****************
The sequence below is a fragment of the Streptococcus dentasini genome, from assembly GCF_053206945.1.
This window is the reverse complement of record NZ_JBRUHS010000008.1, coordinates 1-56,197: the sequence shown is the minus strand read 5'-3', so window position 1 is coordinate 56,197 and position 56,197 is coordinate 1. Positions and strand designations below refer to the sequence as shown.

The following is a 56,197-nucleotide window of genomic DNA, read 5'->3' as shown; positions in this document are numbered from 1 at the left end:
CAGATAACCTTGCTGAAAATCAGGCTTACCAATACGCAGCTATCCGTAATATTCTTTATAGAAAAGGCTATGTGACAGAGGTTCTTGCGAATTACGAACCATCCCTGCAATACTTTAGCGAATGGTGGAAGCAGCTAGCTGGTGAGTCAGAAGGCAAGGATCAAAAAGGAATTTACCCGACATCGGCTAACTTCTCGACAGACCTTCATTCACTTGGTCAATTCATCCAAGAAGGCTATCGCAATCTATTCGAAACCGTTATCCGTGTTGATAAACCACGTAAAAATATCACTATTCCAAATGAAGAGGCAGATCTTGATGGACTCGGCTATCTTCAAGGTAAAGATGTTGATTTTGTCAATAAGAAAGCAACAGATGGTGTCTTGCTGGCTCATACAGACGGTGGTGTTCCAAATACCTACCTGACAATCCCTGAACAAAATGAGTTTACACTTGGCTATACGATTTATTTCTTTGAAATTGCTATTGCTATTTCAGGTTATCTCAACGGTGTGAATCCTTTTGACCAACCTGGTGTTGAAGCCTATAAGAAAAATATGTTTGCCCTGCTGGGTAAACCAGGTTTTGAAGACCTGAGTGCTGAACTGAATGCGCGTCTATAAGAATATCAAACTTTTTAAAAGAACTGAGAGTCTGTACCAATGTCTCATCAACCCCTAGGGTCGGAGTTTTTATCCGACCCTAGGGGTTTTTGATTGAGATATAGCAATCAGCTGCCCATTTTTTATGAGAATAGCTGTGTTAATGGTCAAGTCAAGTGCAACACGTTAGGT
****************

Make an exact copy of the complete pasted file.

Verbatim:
The sequence below is a fragment of the Streptococcus dentasini genome, from assembly GCF_053206945.1.
This window is the reverse complement of record NZ_JBRUHS010000008.1, coordinates 1-56,197: the sequence shown is the minus strand read 5'-3', so window position 1 is coordinate 56,197 and position 56,197 is coordinate 1. Positions and strand designations below refer to the sequence as shown.

The following is a 56,197-nucleotide window of genomic DNA, read 5'->3' as shown; positions in this document are numbered from 1 at the left end:
CAGATAACCTTGCTGAAAATCAGGCTTACCAATACGCAGCTATCCGTAATATTCTTTATAGAAAAGGCTATGTGACAGAGGTTCTTGCGAATTACGAACCATCCCTGCAATACTTTAGCGAATGGTGGAAGCAGCTAGCTGGTGAGTCAGAAGGCAAGGATCAAAAAGGAATTTACCCGACATCGGCTAACTTCTCGACAGACCTTCATTCACTTGGTCAATTCATCCAAGAAGGCTATCGCAATCTATTCGAAACCGTTATCCGTGTTGATAAACCACGTAAAAATATCACTATTCCAAATGAAGAGGCAGATCTTGATGGACTCGGCTATCTTCAAGGTAAAGATGTTGATTTTGTCAATAAGAAAGCAACAGATGGTGTCTTGCTGGCTCATACAGACGGTGGTGTTCCAAATACCTACCTGACAATCCCTGAACAAAATGAGTTTACACTTGGCTATACGATTTATTTCTTTGAAATTGCTATTGCTATTTCAGGTTATCTCAACGGTGTGAATCCTTTTGACCAACCTGGTGTTGAAGCCTATAAGAAAAATATGTTTGCCCTGCTGGGTAAACCAGGTTTTGAAGACCTGAGTGCTGAACTGAATGCGCGTCTATAAGAATATCAAACTTTTTAAAAGAACTGAGAGTCTGTACCAATGTCTCATCAACCCCTAGGGTCGGAGTTTTTATCCGACCCTAGGGGTTTTTGATTGAGATATAGCAATCAGCTGCCCATTTTTTATGAGAATAGCTGTGTTAATGGTCAAGTCAAGTGCAACACGTTAGGT